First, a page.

How to Create the Best Living Situation in Graduate School

Many students fret over their classes and professors, but forget one very important variable: if you’re unhappy at home, you’ll be unhappy in the classroom. This part of the higher education equation was easier during undergrad because the school did much of the thinking for you: they chose your tiny room and roommate in the campus dormitory. In graduate school, you are encouraged to think about which living situation would be best for you: a house or apartment with roommates, living alone, or living with family.

Calculate your budget early so you know what your living expenses will be. This number may dictate whether you have roommates and where you can live.

If the cost is too great and your family is located near your college or university, you may opt to live with them during your graduate schools studies (especially if you cannot work while going to school). This is a good option for those who have a solid relationship with their family, where there is mutual respect of space and time. You will need a place to complete assignments without distractions, so if your younger brother drops down from the top bunk onto your bed while you’re working, you may want to find an alternative.

It’s important to really understand yourself and your preferred lifestyle. At this point in your life, you have likely lived alone and with others. Which did you find more fulfilling? Some students crave the interaction with other students, so they choose to find roommates within their program. Others prefer to live with someone who isn’t even a student, so when they return home from classes they will not hear any school talk. Others know that they will not be tolerant of roommates, so they choose to live alone.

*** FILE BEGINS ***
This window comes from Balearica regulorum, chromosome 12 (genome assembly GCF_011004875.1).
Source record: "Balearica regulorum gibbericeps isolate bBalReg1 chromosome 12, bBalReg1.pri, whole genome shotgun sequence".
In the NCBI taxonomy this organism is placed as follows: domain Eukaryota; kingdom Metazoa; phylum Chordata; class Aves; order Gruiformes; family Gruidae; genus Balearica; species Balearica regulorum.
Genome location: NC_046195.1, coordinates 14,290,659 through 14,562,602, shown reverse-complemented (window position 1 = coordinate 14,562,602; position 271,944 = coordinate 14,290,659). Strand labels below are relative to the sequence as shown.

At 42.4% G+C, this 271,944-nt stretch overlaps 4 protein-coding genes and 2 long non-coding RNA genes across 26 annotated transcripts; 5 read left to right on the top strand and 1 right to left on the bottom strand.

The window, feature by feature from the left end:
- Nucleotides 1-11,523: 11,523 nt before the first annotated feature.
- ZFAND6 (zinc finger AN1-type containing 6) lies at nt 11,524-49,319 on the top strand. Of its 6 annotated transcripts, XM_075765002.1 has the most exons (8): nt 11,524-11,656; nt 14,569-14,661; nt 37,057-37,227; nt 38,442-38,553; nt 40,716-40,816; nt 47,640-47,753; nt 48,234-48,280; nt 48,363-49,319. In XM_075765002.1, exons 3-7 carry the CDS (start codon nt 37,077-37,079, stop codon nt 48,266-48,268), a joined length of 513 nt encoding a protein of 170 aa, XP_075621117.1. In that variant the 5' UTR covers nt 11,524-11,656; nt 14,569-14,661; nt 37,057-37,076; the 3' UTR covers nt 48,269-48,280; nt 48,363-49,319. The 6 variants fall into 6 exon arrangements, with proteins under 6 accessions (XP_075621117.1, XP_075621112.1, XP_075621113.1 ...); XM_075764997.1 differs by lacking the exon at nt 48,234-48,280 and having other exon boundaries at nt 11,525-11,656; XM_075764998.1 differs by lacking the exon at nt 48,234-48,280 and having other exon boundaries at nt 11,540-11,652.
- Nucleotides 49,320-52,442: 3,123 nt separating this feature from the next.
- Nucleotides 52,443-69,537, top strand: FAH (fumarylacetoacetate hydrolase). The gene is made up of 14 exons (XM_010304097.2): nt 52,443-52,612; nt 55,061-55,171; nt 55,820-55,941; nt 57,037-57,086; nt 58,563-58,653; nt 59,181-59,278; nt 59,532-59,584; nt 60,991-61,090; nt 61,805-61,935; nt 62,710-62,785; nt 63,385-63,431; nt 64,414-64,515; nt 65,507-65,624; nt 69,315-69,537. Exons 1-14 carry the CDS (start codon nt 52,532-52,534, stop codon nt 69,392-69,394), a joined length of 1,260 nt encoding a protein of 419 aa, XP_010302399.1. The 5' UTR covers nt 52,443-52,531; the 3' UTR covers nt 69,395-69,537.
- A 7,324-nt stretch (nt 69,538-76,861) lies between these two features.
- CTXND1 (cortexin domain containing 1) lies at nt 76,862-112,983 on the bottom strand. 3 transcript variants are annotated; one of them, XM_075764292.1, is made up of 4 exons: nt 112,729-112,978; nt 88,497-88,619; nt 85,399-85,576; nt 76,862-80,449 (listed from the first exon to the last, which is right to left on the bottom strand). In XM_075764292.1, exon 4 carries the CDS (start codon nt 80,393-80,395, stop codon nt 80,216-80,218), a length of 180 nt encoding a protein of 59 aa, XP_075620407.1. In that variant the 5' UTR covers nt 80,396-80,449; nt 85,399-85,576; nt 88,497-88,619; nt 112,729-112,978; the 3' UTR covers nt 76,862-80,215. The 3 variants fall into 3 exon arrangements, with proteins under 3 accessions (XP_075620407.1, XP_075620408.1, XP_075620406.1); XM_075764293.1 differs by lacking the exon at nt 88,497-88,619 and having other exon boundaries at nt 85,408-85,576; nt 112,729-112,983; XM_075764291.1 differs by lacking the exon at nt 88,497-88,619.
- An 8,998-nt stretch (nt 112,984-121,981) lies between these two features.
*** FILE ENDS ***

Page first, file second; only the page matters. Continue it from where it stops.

Consider living solo. Graduate students keep erratic schedules, sometimes working before sunrise or long after a reasonable bedtime. Teaching assistantships require patience and flexible schedules for students who need extra instruction. You may be called on to complete some kind of research in a short amount of time, meaning you’ll be working non-stop until it is finished. When you live alone, you don’t have to worry about inconveniencing others with your schedule. If you do choose to live with others, keep your workload in mind as you look for roommates. If and when you are finding people to live with, make sure they understand your schedule and work out a way to live and study that everyone, including you, can tolerate.

If you’re choosing to live in an apartment while you study, start the hunt for your place early. Be diligent about checking online for new listings and reply immediately when you find a possible fit. Ask your campus housing office about the on-campus possibilities, whether the school lists available off-campus apartments, and if there’s a roommate finder service.

In the end, your housing should work well with your lifestyle and complement your studies. Create a situation that will help you ace your classes.

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